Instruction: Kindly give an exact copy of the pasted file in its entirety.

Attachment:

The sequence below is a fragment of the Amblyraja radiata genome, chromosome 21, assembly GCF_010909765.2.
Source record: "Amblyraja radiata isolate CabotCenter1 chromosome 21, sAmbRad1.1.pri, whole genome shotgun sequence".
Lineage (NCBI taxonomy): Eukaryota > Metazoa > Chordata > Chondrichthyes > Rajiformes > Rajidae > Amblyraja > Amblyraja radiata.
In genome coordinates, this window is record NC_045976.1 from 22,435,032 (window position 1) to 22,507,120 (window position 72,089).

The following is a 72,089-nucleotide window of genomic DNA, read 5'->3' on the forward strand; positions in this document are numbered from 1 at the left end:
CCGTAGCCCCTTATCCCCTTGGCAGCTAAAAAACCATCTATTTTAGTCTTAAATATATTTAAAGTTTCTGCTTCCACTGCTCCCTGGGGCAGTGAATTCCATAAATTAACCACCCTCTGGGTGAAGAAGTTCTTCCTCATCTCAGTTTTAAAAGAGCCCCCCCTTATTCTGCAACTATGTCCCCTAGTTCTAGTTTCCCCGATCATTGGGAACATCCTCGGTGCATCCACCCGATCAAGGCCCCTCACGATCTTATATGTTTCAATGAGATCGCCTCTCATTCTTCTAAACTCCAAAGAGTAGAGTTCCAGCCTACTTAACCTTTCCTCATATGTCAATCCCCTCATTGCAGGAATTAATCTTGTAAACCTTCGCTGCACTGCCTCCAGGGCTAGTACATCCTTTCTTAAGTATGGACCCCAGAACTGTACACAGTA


The sequence below is a fragment of the Amblyraja radiata genome, chromosome 21, assembly GCF_010909765.2.
Source record: "Amblyraja radiata isolate CabotCenter1 chromosome 21, sAmbRad1.1.pri, whole genome shotgun sequence".
Lineage (NCBI taxonomy): Eukaryota > Metazoa > Chordata > Chondrichthyes > Rajiformes > Rajidae > Amblyraja > Amblyraja radiata.
In genome coordinates, this window is record NC_045976.1 from 22,435,032 (window position 1) to 22,507,120 (window position 72,089).

The following is a 72,089-nucleotide window of genomic DNA, read 5'->3' on the forward strand; positions in this document are numbered from 1 at the left end:
CCGTAGCCCCTTATCCCCTTGGCAGCTAAAAAACCATCTATTTTAGTCTTAAATATATTTAAAGTTTCTGCTTCCACTGCTCCCTGGGGCAGTGAATTCCATAAATTAACCACCCTCTGGGTGAAGAAGTTCTTCCTCATCTCAGTTTTAAAAGAGCCCCCCCTTATTCTGCAACTATGTCCCCTAGTTCTAGTTTCCCCGATCATTGGGAACATCCTCGGTGCATCCACCCGATCAAGGCCCCTCACGATCTTATATGTTTCAATGAGATCGCCTCTCATTCTTCTAAACTCCAAAGAGTAGAGTTCCAGCCTACTTAACCTTTCCTCATATGTCAATCCCCTCATTGCAGGAATTAATCTTGTAAACCTTCGCTGCACTGCCTCCAGGGCTAGTACATCCTTTCTTAAGTATGGACCCCAGAACTGTACACAGTA